But the song is not purely ironic here: its lyrics were written as a poem by Henry Wadsworth Longfellow in 1864, during the depths of the brutal Civil War, and only set to music eight years later by John B. Calkin. The singer is in fact near despair, and strongly disagrees with the hopeful message of the bells. As several verses which are rarely seen in hymnals and never heard from the mouths of carolers put it:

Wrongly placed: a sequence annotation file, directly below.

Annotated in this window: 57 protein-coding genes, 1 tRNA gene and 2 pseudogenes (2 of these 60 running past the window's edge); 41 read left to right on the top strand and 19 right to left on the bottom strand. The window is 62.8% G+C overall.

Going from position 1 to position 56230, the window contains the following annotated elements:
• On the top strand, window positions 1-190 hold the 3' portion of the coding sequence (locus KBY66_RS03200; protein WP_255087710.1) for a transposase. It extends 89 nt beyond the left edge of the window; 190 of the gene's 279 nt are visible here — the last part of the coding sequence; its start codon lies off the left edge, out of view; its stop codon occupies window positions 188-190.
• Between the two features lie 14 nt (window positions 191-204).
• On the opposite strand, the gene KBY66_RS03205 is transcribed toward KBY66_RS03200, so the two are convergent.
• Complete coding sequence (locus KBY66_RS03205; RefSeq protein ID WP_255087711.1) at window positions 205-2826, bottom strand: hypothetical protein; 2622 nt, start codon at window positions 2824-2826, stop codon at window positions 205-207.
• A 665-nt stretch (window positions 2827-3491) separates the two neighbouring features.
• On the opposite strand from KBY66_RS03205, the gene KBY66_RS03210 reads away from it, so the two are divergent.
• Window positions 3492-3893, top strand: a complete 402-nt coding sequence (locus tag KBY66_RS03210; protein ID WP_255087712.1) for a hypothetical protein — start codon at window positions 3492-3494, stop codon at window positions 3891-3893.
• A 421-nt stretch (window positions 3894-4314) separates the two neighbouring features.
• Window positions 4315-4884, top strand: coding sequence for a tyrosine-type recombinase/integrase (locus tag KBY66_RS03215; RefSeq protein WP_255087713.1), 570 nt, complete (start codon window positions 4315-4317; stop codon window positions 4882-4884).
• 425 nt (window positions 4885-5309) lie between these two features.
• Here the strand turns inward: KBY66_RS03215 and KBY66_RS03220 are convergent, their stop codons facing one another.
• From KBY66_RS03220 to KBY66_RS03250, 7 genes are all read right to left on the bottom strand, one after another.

"Then from each black, accursed mouth / The cannon thundered in the South, / And with the sound the carols drowned / Of peace on earth, good will to men.
"It was as if an earthquake rent / The hearth-stones of a continent, / And made forlorn, the households born / Of peace on earth, good will to men."And in despair I bowed my head / 'There is no peace on earth.'; I said, / 'For hate is strong and mocks the song / Of peace on earth, good will to men.' "